LINCOLN, Neb. — Nebraska Gov. Pete Ricketts signed a law Monday that will allow the state to move forward with plans to build a canal in Colorado to divert water out of the South Platte River because of fears about Colorado’s increased water use.
Ricketts proposed the canal project to help protect Nebraska’s water rights as the population of Colorado’s Front Range increases, although Colorado officials have questioned the need for it.
“Water is our most important natural resource after our people. We need to continue to manage, protect and steward it here in our state,” Ricketts said.
The law will allow Nebraska to begin work on the roughly $500 million canal, but the measure includes only $53.5 million to design the project and potentially secure purchase options on land that might be used for it in the future.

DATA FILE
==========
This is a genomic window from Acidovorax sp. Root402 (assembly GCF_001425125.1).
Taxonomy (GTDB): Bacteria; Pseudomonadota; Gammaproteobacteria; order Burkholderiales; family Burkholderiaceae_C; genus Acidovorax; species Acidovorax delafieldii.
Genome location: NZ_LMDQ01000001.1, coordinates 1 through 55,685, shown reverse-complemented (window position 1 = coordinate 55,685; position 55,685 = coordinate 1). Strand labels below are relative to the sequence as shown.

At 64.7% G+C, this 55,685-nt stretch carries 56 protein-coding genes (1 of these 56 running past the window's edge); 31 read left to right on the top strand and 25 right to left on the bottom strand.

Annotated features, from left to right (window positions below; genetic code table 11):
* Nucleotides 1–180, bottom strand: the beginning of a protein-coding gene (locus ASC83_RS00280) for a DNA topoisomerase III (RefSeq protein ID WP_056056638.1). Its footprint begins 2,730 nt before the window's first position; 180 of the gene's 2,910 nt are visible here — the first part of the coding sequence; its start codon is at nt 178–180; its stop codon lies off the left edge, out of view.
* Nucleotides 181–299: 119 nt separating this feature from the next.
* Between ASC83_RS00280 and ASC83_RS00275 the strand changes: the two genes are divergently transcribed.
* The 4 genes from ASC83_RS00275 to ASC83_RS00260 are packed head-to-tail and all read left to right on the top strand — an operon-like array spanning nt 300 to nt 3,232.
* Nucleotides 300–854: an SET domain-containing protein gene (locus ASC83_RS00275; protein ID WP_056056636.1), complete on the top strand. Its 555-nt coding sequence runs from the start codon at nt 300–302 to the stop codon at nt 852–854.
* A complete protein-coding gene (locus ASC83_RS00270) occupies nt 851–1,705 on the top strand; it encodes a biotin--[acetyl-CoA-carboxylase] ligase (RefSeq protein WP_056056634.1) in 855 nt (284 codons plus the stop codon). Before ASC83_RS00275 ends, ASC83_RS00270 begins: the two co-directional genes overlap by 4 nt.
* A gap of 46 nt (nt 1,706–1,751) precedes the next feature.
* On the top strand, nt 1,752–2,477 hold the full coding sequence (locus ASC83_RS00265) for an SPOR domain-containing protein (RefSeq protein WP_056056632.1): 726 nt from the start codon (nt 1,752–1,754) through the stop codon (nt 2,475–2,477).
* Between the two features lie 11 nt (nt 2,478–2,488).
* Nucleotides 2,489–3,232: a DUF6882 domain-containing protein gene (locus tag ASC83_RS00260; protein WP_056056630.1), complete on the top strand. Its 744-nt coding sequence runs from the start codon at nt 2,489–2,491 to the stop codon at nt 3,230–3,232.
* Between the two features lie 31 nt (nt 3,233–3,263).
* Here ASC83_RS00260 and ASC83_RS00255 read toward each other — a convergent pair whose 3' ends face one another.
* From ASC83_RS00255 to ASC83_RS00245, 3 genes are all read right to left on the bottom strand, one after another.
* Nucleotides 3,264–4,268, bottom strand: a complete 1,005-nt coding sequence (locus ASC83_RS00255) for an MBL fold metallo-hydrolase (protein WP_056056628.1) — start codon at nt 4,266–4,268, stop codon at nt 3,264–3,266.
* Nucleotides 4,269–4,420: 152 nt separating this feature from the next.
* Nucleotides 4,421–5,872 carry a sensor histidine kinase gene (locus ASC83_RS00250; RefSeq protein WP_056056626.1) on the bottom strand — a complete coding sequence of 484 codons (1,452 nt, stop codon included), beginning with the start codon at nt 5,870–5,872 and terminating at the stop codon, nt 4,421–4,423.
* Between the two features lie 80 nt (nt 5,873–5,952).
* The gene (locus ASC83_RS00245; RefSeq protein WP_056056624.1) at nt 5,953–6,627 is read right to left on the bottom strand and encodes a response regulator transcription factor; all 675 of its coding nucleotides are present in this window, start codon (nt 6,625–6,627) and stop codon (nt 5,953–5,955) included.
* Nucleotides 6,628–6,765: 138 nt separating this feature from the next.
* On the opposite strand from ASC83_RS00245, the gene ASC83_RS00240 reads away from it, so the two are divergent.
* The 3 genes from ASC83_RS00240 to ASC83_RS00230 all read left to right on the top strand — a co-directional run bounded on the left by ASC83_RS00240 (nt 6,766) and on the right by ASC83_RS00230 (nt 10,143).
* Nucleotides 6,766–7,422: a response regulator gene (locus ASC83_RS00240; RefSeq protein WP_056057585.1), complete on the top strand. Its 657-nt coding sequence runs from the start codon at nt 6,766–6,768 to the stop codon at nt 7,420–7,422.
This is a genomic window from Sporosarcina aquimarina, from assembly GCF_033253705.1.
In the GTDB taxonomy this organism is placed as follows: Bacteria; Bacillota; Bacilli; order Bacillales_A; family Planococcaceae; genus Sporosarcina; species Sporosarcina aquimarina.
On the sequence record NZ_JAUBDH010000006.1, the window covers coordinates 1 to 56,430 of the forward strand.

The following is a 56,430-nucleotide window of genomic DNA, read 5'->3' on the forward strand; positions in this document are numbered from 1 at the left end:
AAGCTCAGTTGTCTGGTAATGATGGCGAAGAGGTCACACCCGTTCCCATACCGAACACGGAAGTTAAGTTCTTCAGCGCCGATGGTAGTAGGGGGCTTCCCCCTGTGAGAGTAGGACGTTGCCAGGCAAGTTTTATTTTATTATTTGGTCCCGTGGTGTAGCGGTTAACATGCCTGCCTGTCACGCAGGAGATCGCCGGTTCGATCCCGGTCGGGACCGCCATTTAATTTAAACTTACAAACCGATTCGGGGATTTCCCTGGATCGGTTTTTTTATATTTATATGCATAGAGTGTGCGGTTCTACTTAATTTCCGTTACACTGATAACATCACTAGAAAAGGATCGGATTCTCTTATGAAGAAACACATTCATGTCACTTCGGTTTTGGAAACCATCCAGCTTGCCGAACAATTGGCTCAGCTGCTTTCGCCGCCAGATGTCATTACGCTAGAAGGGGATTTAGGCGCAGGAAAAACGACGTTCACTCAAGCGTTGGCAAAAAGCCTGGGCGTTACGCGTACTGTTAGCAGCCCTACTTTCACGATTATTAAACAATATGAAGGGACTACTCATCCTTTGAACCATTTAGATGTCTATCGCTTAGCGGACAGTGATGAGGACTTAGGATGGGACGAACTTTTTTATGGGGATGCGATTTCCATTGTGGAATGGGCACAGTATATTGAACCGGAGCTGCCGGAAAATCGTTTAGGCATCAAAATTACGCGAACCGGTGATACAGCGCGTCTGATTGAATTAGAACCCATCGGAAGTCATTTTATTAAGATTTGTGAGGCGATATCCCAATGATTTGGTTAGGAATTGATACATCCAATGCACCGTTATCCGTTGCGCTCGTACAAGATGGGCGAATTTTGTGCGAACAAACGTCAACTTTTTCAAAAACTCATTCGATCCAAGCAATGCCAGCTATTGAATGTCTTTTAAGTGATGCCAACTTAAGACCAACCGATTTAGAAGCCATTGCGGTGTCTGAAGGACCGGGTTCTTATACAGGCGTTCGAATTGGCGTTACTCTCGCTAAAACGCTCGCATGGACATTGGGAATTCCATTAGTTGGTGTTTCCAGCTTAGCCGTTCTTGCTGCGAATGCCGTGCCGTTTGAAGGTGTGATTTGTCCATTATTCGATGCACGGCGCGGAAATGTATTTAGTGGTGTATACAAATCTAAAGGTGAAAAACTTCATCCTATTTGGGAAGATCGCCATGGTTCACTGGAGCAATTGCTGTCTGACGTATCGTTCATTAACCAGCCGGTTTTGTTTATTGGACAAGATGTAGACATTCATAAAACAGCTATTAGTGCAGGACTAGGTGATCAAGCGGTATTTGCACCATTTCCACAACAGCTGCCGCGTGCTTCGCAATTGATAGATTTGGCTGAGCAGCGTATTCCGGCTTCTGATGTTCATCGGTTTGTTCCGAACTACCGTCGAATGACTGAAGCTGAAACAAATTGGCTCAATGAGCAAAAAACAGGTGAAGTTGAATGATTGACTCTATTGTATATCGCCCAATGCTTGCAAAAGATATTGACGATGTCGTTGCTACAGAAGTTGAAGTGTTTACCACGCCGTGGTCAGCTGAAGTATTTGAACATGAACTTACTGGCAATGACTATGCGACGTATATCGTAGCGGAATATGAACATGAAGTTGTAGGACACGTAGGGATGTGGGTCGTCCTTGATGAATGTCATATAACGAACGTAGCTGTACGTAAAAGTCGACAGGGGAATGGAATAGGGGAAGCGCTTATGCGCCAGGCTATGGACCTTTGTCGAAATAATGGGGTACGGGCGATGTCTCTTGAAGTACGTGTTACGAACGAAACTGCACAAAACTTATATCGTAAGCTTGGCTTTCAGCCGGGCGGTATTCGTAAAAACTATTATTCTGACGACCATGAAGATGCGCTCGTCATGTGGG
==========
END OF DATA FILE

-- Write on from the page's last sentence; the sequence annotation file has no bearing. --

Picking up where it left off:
Officials estimate that it will take eight to 10 years to complete the project, and the Nebraska Department of Natural Resources will have to return to the Legislature next year to obtain additional funding.
Ricketts, a Republican, has said the South Platte River Compact agreement that was approved by Nebraska, Colorado and Congress in 1923 gives Nebraska the right to build the canal.
Constructing the project would give Nebraska the right to claim some of the water in late fall, winter and early spring and store it for use in drier times. Colorado has always fulfilled its obligation to provide at least 120 cubic feet (3.4 cubic meters) per second of water during the summer irrigation season, but it has no such duty during the non-irrigation season.
A spokesman for Democratic Colorado Gov. Jared Polis has called the project “a bad-faith attempt to undermine a century-long and successful compact between Colorado and Nebraska and a costly boondoggle for Nebraska taxpayers.”